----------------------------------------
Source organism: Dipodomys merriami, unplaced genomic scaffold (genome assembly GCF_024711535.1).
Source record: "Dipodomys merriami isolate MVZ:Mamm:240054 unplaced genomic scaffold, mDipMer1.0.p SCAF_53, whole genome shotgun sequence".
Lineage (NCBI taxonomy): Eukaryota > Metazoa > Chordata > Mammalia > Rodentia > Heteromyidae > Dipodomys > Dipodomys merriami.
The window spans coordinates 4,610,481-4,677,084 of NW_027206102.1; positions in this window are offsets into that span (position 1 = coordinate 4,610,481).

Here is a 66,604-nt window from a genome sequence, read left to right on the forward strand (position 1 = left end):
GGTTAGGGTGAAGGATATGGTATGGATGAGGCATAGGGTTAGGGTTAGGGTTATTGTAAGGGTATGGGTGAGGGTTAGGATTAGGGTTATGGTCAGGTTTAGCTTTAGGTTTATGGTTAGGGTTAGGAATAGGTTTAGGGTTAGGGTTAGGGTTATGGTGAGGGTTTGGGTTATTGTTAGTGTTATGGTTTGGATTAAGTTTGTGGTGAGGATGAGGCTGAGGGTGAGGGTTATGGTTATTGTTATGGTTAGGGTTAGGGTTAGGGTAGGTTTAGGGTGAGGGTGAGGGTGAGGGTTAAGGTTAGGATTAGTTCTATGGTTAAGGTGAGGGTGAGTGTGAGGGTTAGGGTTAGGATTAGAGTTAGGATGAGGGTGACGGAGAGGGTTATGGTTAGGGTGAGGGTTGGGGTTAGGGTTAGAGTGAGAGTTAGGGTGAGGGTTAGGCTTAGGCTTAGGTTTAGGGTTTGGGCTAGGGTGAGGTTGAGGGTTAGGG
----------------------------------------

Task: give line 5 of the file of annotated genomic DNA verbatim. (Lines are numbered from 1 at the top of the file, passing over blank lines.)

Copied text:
Here is a 66,604-nt window from a genome sequence, read left to right on the forward strand (position 1 = left end):